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Integrating through partial fractions

  1. Oct 7, 2004 #1
    here's the problem, i am supposed to take the integral from 1 to 2 of this:

    (dx)/[(X+3)^2 (x+1)^2]

    I decided that the easiest way to compute it is by integrating by partial fractions so what i did was set up the equation:

    A/(x+3) + B/[(x+3)^2] + C/(x+1) + D/[(X+1)^2] = 1

    After this I multiplied by the common denominator and got:

    [A(x+3)(x+1)^2] + [B(x+1)^2] + [C(x+1)(x+3)^2] + [D(x+3)^2] = 1

    This is where I am stuck. I can get the values of coefficients B and D by pluggin in x=-3 and x=-1 respectively by I don't know how to find coefficients A and B. I tried multiplying everything out but that just made things more complicated and confusing.

    Anyone kind enough to help me out?
  2. jcsd
  3. Oct 7, 2004 #2


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    Dearly Missed

    Multiplying out works just fine, as long as you group your terms correctly:
    Here's the coefficients for each power of x:
    In order for this polynomial to be identically equal to 1, we must solve the system:

    You ought to try again and group the terms in this manner.
    Good luck!
  4. Oct 7, 2004 #3
    i dont see how you can solve these questions with just one equation with two variables and the others with all four. Unless i am missing something...

  5. Oct 7, 2004 #4


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    You have 4 equations in 4 unknows, right?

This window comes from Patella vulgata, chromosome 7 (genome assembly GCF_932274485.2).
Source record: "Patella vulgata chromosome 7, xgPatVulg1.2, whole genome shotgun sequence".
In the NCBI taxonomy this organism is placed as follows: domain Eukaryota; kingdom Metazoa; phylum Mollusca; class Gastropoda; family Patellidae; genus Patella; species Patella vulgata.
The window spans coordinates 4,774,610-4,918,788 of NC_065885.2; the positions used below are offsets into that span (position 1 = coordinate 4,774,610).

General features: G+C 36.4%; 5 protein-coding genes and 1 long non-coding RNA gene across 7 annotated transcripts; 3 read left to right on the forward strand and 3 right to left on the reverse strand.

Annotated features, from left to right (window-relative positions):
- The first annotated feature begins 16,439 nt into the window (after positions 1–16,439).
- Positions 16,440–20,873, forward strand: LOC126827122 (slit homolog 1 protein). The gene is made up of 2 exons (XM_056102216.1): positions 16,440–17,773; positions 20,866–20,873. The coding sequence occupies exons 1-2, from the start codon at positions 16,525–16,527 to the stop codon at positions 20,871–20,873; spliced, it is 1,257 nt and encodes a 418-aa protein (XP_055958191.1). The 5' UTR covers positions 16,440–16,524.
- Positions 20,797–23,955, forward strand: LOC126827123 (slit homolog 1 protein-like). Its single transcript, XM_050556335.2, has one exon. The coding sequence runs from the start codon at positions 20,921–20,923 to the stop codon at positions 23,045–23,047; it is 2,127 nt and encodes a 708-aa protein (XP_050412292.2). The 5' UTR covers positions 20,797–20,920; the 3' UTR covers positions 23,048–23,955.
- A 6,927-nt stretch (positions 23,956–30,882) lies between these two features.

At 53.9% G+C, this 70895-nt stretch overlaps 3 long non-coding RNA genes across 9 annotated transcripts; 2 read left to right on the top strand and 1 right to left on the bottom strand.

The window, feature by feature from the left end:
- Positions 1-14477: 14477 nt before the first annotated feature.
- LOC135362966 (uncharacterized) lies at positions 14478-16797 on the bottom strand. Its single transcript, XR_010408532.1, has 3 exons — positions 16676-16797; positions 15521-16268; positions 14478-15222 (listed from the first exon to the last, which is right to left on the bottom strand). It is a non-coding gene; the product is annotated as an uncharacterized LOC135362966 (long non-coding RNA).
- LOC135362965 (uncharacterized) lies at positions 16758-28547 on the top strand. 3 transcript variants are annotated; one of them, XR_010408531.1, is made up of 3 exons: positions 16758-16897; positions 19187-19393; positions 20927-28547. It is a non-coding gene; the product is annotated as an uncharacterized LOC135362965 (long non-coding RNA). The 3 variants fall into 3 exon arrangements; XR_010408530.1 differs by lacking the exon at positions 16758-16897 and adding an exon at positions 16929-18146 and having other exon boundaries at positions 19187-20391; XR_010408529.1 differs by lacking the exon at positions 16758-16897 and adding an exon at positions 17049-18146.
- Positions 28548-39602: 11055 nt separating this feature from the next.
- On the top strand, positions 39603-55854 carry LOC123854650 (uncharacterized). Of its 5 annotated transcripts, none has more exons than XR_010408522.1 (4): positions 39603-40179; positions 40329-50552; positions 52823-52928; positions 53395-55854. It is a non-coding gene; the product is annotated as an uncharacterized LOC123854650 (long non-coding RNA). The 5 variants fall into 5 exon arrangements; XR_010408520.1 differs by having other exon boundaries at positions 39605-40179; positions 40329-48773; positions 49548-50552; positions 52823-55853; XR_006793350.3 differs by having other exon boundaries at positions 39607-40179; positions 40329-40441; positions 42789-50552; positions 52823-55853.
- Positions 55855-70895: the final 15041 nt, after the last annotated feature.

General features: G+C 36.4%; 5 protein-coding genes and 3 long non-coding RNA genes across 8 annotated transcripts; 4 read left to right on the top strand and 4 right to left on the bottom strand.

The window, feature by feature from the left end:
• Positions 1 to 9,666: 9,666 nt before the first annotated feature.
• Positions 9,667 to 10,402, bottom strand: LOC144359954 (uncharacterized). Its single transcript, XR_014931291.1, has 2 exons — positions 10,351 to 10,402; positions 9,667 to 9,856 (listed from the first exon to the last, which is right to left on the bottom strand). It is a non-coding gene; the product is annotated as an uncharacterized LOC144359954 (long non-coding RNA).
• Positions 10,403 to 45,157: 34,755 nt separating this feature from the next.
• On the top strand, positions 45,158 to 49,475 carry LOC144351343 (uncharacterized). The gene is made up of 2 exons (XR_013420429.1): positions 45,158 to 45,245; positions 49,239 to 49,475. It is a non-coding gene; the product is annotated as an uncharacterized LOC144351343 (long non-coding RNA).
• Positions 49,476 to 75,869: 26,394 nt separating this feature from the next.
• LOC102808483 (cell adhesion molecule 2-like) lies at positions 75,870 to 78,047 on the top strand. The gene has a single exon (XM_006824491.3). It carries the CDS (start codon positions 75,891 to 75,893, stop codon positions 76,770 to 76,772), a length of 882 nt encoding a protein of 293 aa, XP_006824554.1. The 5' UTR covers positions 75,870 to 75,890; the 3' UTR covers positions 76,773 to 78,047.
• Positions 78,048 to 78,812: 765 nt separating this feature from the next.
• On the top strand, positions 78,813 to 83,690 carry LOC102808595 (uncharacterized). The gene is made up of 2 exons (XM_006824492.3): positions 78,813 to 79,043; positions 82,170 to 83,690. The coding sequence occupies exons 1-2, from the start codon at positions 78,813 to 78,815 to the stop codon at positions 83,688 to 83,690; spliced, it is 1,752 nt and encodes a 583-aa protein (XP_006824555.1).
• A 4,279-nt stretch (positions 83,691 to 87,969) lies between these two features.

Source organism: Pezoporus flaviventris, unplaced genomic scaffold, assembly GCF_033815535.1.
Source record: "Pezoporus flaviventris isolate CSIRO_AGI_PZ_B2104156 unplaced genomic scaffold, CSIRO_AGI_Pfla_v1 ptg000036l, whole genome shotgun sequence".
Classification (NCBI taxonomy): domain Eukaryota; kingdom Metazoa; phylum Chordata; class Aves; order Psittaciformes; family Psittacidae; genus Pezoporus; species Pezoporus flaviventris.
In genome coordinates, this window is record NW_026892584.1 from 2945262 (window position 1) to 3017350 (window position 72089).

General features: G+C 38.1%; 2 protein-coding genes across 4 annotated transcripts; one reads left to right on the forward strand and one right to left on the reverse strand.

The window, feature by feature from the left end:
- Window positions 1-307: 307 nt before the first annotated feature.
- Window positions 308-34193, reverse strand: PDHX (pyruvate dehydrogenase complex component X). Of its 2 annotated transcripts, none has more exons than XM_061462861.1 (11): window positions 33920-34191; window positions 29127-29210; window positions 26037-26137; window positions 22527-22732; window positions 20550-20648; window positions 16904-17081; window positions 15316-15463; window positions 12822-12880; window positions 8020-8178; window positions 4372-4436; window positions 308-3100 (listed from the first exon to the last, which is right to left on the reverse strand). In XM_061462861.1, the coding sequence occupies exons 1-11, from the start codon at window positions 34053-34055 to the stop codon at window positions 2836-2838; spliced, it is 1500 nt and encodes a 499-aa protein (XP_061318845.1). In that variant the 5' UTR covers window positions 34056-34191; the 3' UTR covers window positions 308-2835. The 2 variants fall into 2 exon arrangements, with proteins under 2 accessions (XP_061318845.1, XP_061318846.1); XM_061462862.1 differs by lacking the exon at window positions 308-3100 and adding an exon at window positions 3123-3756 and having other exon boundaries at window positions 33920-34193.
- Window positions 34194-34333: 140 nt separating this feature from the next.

Remember, your own equation:
    [A(x+3)(x+1)^2] + [B(x+1)^2] + [C(x+1)(x+3)^2] + [D(x+3)^2] = 1

    This must hold for ALL choices of x!!!!!!!
    This is only possible if the coefficients before [tex]x^{3},x^{2},x[/tex] are all ZERO!
    The constant term must equal 1.
  6. Oct 7, 2004 #5
    It seems like a huge pain solving a system of four equations. However, sometimes what you can do (in this question for example) is plug in your own choices for x and then watch things cancel out. For example,

    [A(x+3)(x+1)^2] + [B(x+1)^2] + [C(x+1)(x+3)^2] + [D(x+3)^2] = 1

    If x = -3 than, A, C, D terms cancel out and you are left with
    B(-3 + 1)^2 = 1. Thus, B = 1/4
    You can do the same thing with x = -1. Now you only have a two variables to solve for. Not all that difficult or time consuming.
  7. Oct 7, 2004 #6


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    That's what he started with Parth Dave; he wanted another method..:wink:
  8. Oct 7, 2004 #7
    Oh, uh... my mistake... next time I'll read everything :redface: .
  9. Oct 7, 2004 #8
    HI. I suppose you've done this but one way to proceed further from Parth Dave's equation above is to realize that it is an identity for the quadruplet (A,B,C,D) that is to be found. Hence, you can differentiate both sides successively with respect to x. That will give you lower order algebraic equations that can be easily solved instead of comparing coefficients right from the start.

  10. Oct 7, 2004 #9
    In solving for A and C, can i plug in the vaules of B and D in the system of equations to help solve for A and C?
  11. Oct 8, 2004 #10


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    Why not do your partial fraction decomposition in two stages? E.g.

    [tex]\left( \frac {1}{(x+1)(x+3)} \right)^2 = \frac {1}{4} \left( \frac {1}{x+1} - \frac {1}{x+3} \right)^2[/tex]

    You can expand the square and do another partial fraction decomposition for the middle term.
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